Protection of Intellectual Property in China – How to Protect Your Trademarks
Branding challenges and the fight against product piracy are just two of the hurdles that foreign companies aiming to do business in China will have to overcome. Today, there is a strong focus on the protection of intellectual property (IP), but also the peculiarities of the legal system in China become apparent. In their article, Chiang Ling Li lawyer and Jones Day partner, and Dr. Andreas Ebert-Weidenfeller, lawyer at Meissner Bolte, explain how foreign companies can protect their brand in China.
Companies that have to litigate IP cases in China when entering the Chinese Market are not necessarily worse off in court as Chinese companies because the courts in this sense are not prejudiced against foreigners; on the contrary, foreign-company plaintiffs win most relevant cases. However, the costs and risks of litigation clearly pose undesirable disruptions to companies that take their business into China. Therefore, it is important to eliminate as soon as possible all "stumbling blocks" that may lie in the way in IP matters. How this is possible especially for brands and trademarks should be briefly discussed below.
Chinese counterpart names
Foreign companies from the Western world will inevitably have trademarks and brand names that sound foreign to average Chinese citizens, who might have limited knowledge of English or other foreign languages, and who are likely to come up with their own Chinese versions of those marks and brands if the foreign companies did not provide them. More often than not, those locally grown nicknames are incompatible with the trademark owner's market image. For example, when "Quaker Oats" entered China, it became known as "Old Man Brand". Likewise, "Polo Ralph Lauren" was called "Three Legged Horse" by Chinese locals. It is therefore important to create Chinese versions of trademarks for China which develop a positive impression and fit the brand image. This can either be a version that is phonetically similar to the trademark, or in the alternative a Chinese counterpart which is not phonetically similar but particularly highlights the benefits and advantages of the products. This version in Chinese characters should necessarily also be registered for trademark protection, in addition to the protection of the "original" brand name in Latin script.
Choosing the right product description for brand protection
Registration of trademarks in China is a more rigorous process then in many other jurisdictions. The Chinese trademark registration system uses subgroups within each of the 45 generally accepted international classifications. For example, in class 25 the headings would be "clothing, footwear and headgear" which would adequately protect, for example, the products of a clothing manufacturer.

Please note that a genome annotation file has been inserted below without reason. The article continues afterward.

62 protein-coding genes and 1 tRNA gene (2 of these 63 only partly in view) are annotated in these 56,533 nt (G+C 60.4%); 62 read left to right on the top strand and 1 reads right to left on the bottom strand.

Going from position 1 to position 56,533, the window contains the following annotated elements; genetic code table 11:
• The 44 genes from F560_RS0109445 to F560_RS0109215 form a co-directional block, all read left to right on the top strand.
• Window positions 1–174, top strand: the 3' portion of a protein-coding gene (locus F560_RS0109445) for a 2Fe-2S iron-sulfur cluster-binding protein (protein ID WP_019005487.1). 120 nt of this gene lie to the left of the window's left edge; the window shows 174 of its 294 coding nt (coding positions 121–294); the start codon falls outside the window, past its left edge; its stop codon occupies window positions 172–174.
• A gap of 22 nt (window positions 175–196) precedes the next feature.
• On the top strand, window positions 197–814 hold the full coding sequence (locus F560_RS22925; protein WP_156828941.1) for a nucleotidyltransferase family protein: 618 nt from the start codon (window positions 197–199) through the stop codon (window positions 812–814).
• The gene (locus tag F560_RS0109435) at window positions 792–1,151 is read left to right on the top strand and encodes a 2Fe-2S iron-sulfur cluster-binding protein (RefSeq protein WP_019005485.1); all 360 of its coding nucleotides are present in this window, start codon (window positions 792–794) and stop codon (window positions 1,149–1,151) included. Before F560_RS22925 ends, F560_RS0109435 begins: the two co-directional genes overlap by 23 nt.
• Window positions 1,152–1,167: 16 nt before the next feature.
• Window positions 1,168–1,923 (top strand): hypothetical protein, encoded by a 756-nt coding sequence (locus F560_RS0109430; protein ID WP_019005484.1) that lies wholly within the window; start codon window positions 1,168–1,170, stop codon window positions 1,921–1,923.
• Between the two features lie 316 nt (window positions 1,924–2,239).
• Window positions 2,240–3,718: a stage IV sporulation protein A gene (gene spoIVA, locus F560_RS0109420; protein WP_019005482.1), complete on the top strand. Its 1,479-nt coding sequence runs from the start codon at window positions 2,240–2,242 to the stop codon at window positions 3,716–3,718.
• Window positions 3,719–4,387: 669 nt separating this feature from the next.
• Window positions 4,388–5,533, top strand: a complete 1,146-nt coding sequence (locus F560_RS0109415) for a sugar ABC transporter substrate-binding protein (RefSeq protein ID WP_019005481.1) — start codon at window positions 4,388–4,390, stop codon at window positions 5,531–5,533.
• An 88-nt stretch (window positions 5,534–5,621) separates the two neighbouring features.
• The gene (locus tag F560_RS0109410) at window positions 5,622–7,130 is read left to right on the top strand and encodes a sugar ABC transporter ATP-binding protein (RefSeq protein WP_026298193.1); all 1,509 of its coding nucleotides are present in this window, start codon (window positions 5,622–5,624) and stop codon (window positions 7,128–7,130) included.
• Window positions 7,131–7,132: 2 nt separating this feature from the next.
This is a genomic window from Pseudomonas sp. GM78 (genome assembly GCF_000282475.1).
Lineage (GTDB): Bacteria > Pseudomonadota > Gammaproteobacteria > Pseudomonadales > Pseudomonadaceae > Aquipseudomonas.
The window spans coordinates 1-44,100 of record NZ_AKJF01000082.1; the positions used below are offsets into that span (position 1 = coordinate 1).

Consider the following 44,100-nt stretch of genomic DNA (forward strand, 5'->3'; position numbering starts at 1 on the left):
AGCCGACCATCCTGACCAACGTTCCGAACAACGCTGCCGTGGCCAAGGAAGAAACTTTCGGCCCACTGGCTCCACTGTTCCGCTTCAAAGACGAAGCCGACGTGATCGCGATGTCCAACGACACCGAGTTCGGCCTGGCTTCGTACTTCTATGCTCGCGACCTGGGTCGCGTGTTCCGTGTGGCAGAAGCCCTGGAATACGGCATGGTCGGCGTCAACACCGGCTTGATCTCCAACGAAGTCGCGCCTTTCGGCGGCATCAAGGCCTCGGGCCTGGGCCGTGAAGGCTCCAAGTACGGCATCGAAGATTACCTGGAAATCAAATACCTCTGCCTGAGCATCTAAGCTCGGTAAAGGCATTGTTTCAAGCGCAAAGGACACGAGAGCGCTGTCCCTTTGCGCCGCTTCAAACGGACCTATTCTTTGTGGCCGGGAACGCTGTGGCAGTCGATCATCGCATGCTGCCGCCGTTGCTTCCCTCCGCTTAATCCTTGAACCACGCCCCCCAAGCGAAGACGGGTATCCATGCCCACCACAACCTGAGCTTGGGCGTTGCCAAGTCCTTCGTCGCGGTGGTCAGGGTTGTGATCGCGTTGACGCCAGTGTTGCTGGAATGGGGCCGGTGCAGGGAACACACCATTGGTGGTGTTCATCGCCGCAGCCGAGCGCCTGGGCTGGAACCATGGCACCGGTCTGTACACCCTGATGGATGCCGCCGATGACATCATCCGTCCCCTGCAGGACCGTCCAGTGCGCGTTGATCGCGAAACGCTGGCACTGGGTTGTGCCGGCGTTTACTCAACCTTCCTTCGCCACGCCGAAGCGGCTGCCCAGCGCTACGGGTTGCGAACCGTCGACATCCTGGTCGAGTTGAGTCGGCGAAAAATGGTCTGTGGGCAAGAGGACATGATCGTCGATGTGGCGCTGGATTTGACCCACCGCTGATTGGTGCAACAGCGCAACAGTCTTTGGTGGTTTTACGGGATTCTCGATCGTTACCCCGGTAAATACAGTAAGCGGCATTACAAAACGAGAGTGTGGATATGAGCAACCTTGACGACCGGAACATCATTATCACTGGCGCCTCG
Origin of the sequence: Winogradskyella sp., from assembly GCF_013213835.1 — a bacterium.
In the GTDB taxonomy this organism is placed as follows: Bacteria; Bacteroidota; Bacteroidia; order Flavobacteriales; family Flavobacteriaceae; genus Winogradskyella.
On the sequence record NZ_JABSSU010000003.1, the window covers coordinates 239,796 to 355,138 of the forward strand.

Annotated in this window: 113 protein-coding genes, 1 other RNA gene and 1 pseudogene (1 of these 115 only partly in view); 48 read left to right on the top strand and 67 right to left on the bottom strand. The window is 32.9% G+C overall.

Trademark registrations for goods and services in China that do not have overlapping subgroups are considered distinct from each other. It is therefore possible to end up with identical marks to competitors registered in the same international class, so long as their subgroups differ.
An example of the risk presented by this system is the G2000 case. G2000 is a well-known clothing retailer in Asia. It had registered its trademark under class 25 for "clothing, footwear and headgear" – but neglected to include the subgroups for scarves, ties, belts and other accessories. A third party subsequently registered the mark "2000" in class 25, using subgroups that G2000's registration did not cover, then promptly sued G2000 for infringement and won a trial. Therefore, it is always important to scrutinise the company's product range which is to be registered for trademark protection also against the background of the subgroup problems in China.
Evidence in litigation
Companies that are active on the Chinese market have to learn their lessons when it comes to IP infringement cases before the courts. Doing business in China means adhering to its evidentiary rules as well. As such, foreign businesses must first understand that Chinese courts rely heavily on documentary evidence.
Furthermore, documents will not be admissible in court unless their authenticity is proven, and companies can establish this through notarization and possibly also legalization. Without proper notarization and legalization, more disputes concerning the authenticity of a document can arise.
For example, if it is decisive to refer to a website of the other party before the courts as a means of evidence, it will be necessary to print out the web pages in front of a notary public who then certifies in a statement that the documents retrieved where those displayed on the respective website. A simple printout of the website as retrieved, without such notarial statement, generally would not be accepted as evidence in court.
As a rule, though, parties should be well prepared, and obtain as much evidence as possible before asking the Chinese courts to enforce their rights.
The above examples show that the acquisition and enforcement of IP rights in China can bring with it peculiarities which are unusual and perhaps even extremely formalistic for people from the Western hemisphere. Nevertheless, it is necessary to adapt to these peculiarities in order not to become a victim of brand pirates or to act efficiently against infringers in order to enforce IP rights.
About the authors:
Chinag Ling Li is a lawyer and Jones Day partner. Since 1994, she has been focusing on China IP and pharmaceutical law .
Dr. Andreas Ebert-Weidenfeller is a lawyer with extensive experience in trademark, anticounterfeiting, design patent, and unfair competition law practice.